Assistant Director, first assistant director. 1st AD, 1st Assistant Director

How to Become an Assistant Director

In the film industry the 1st Assistant Director or “1st AD” is the driving force behind making sure a film is completed, safe and organized. Becoming an Assistant Director can be a tricky thing and becoming a member of the DGA (Directors Guild of America) even more difficult.

How do you know if being an Assistant Director is right for you?

Being an AD is tough work and sometimes one of the hardest jobs on set. It’s definitely not a job for everyone and you should evaluate whether or not it’s really a fit for you.

Here are a few factors before you consider the profession:

  • Are you an organization freak?
  • Are you a stickler for punctuality and timeliness?
  • Do you generally love schedules, calendars, and deadlines?
  • Do your friends think of you as practical and level-headed?
  • Are you comfortable speaking in front of 300 people and giving direction to large crowds?
  • How do you feel about standing on your feet for 14 hours a day?
  • Do you love solving problems and coming up with solutions in a calm assertive manner?
  • Do you handle well under pressure?
  • Do you love challenges?

If the questions above don’t scare you then continue reading….

What are the paths to becoming an Assistant Director?

Path #1

Start working as a 1st AD or 2nd AD on student projects, short films, music videos for free or cheap. You will gain lots of experience, be forced to solve lots of problems, and have the ability to start building a resume with actual credits that will help you to land your first feature film as a 1st AD or 2nd AD.

Path #2

Work as a Production Assistant or “PA” for short.  Now getting a job as a PA is competitive so building a good resume and maintaining key contacts is essential. You might end up working free or low-paying jobs at first.

Path #3

Apply to be a DGA Trainee. Essentially if you are one of the few chosen each year you will be enrolled in a training program that will actually secure work as a trainee and eventually membership into the guild. Trainees meet lots of great contacts and in general get the best training available. to apply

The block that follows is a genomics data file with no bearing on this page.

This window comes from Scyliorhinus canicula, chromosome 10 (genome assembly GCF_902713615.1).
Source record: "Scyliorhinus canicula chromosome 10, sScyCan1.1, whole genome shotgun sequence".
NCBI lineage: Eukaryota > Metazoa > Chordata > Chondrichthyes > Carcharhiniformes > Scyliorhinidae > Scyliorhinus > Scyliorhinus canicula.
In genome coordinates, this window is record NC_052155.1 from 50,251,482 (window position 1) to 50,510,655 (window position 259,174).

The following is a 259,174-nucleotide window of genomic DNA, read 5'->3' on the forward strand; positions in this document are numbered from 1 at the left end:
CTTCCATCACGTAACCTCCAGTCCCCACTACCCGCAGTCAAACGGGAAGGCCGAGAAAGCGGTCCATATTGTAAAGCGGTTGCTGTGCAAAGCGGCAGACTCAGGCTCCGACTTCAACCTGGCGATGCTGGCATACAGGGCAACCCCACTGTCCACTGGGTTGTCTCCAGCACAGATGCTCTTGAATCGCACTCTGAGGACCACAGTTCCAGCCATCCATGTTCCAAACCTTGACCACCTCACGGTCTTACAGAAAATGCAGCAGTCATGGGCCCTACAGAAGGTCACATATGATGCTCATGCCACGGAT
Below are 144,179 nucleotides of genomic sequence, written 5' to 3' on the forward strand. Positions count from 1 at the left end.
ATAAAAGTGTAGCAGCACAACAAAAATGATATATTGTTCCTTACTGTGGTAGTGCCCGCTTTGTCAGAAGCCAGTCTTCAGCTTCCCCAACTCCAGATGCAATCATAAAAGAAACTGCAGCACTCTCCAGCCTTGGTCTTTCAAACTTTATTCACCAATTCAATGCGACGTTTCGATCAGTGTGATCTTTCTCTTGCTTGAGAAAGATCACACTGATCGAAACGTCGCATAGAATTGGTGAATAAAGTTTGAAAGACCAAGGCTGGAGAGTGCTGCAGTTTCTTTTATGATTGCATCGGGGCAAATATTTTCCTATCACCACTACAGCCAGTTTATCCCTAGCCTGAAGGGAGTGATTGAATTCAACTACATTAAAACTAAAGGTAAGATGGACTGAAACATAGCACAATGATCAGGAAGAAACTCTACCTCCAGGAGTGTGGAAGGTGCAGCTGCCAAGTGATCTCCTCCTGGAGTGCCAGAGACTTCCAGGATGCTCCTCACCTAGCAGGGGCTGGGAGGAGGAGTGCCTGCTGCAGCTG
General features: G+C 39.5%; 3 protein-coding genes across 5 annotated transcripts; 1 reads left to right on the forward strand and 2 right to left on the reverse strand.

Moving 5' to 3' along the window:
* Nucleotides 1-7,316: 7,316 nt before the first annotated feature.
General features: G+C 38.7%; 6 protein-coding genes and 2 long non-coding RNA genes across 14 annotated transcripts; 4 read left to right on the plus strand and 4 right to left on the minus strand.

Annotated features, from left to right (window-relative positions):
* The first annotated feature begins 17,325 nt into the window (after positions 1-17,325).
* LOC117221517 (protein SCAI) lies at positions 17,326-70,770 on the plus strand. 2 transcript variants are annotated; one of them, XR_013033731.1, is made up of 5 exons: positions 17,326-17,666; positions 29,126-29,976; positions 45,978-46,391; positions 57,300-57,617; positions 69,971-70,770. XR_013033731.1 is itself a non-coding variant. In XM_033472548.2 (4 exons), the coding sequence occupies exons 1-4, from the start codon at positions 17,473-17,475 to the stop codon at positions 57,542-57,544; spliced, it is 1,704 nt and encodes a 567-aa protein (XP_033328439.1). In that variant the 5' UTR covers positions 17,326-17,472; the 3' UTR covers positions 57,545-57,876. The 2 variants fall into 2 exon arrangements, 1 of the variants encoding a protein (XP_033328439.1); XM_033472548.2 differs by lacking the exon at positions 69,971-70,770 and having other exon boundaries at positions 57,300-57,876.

Path #4

Produce your own projects and then hire yourself as the 1st AD.  While this may sound unconventional it is a path that some take.

Is it important to attend film school to be an Assistant Director?

Yes and No.

I know ADs who attended film school and those who skipped it all together. I personally went the film school route and believe it certainly helped me in some areas. I do think that a majority of what I have learned as an AD has been in the trenches doing the job and learning from other ADs and Producers. If you want to eventually director or produce, then film school definitely has its advantages and value that can be difficult to learn on set.

Where should I live if I want to break into the industry and work as an AD or PA?

Pick a state that has good tax incentives or consider a large market such as Los Angeles or Atlanta, or New York.

If you want to be a big fish in a small pond consider a state such as Kentucky or Louisiana.

Check out this interactive map that will show you what the current incentives are available across the US.

By living in a state with high tax incentives you are increasing your chances of finding work even though this is not always the case. Some producers may choose to film in a state with no incentives just because they have access to certain locations or crew in that state.

What tools should I have if I want to be an AD?

Having the right tools and equipment will help you to be successful onset. Yes, it can be expensive when you first start out, but not having the right tools can cost you a lot more in the long run. 

What skills should I learn to be an Assistant Director?

  1. Learn how to schedule a film. You must buy/own. You can watch these useful tutorial videos on Youtube (see video below), take an EP training class, or find an AD who can show you the ropes with MMS.
  2. Understand scene blocking, the line, and general directing basics. Consider taking the Master Class with Ron Howard or a workshop on Directing basics.
  3. Know how to update a script and show a first-time Director how to update a script using Final Draft. Good knowledge of script colors, revisions mode, and how to update scene numbers is essential.
  4. Know the ins and outs of creating a great call sheet.
  5. Understand how to run a production mtg / page turn and a tech scout.
  6. Know how to creatively set and run background action so that it looks realistic.
  7. As an Assistant Director, you are essentially a leader on set. Read as many leadership books as you can and even consider attending leadership or business seminars from time to time.

What resources are out there to learn more about Assistant Directing?

  1. Liz Gill’s book.
  2. PA Boot Camp is a great training event that will give you the essential tools to being a PA which can be a great path to being an AD.

Brandon Riley is the President of Radiant First Productions where he develops and produces Film/TV projects. Having worked on more than 30+ movies as a Line Producer / UPM or AD, and as a member of both the PGA and DGA, Brandon brings a wealth of knowledge to any set. Brandon is the author of and runs a blog called

Filmmaking Resources:

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Matthew webb, first assistant director, 1st AD, Setlife: A Guide To Getting A Job in Film (And Keeping It), film terms

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Joshua Caldwell, Josh Caldwell, Layover, Nervous, Being Somebody, South Beach, Seattle International Film Festival, SIFF, RESIGNATION, Dig

Michael Polish, mark polish, the polish brothers, for lovers only, Stana vatic, Canon 5D Mark II, no budget filmmaking

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